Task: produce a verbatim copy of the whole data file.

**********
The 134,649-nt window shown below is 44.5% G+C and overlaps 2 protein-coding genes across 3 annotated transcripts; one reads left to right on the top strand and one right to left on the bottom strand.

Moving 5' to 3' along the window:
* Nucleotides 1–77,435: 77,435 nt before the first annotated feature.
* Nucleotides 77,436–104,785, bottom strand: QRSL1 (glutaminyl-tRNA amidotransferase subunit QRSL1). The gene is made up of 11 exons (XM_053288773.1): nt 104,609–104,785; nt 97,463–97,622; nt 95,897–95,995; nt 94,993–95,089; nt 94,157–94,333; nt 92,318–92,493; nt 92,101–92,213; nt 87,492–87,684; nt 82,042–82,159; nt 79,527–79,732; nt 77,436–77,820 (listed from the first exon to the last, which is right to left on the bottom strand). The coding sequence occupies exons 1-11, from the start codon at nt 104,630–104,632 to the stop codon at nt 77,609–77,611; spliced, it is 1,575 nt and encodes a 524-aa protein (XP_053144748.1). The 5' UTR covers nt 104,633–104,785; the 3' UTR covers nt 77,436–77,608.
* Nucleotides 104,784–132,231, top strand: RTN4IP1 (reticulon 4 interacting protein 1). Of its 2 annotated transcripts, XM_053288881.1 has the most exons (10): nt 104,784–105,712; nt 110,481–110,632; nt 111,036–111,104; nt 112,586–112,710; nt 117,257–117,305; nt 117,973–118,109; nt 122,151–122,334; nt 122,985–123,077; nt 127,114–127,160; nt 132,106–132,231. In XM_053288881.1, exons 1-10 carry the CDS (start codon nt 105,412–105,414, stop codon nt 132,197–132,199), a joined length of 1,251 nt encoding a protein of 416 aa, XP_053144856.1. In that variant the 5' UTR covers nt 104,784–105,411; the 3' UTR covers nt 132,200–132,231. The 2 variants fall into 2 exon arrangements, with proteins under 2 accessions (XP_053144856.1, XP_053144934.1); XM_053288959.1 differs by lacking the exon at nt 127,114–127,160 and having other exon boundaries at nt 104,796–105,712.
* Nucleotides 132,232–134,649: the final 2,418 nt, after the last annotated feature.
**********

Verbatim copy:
The 134,649-nt window shown below is 44.5% G+C and overlaps 2 protein-coding genes across 3 annotated transcripts; one reads left to right on the top strand and one right to left on the bottom strand.

Moving 5' to 3' along the window:
* Nucleotides 1–77,435: 77,435 nt before the first annotated feature.
* Nucleotides 77,436–104,785, bottom strand: QRSL1 (glutaminyl-tRNA amidotransferase subunit QRSL1). The gene is made up of 11 exons (XM_053288773.1): nt 104,609–104,785; nt 97,463–97,622; nt 95,897–95,995; nt 94,993–95,089; nt 94,157–94,333; nt 92,318–92,493; nt 92,101–92,213; nt 87,492–87,684; nt 82,042–82,159; nt 79,527–79,732; nt 77,436–77,820 (listed from the first exon to the last, which is right to left on the bottom strand). The coding sequence occupies exons 1-11, from the start codon at nt 104,630–104,632 to the stop codon at nt 77,609–77,611; spliced, it is 1,575 nt and encodes a 524-aa protein (XP_053144748.1). The 5' UTR covers nt 104,633–104,785; the 3' UTR covers nt 77,436–77,608.
* Nucleotides 104,784–132,231, top strand: RTN4IP1 (reticulon 4 interacting protein 1). Of its 2 annotated transcripts, XM_053288881.1 has the most exons (10): nt 104,784–105,712; nt 110,481–110,632; nt 111,036–111,104; nt 112,586–112,710; nt 117,257–117,305; nt 117,973–118,109; nt 122,151–122,334; nt 122,985–123,077; nt 127,114–127,160; nt 132,106–132,231. In XM_053288881.1, exons 1-10 carry the CDS (start codon nt 105,412–105,414, stop codon nt 132,197–132,199), a joined length of 1,251 nt encoding a protein of 416 aa, XP_053144856.1. In that variant the 5' UTR covers nt 104,784–105,411; the 3' UTR covers nt 132,200–132,231. The 2 variants fall into 2 exon arrangements, with proteins under 2 accessions (XP_053144856.1, XP_053144934.1); XM_053288959.1 differs by lacking the exon at nt 127,114–127,160 and having other exon boundaries at nt 104,796–105,712.
* Nucleotides 132,232–134,649: the final 2,418 nt, after the last annotated feature.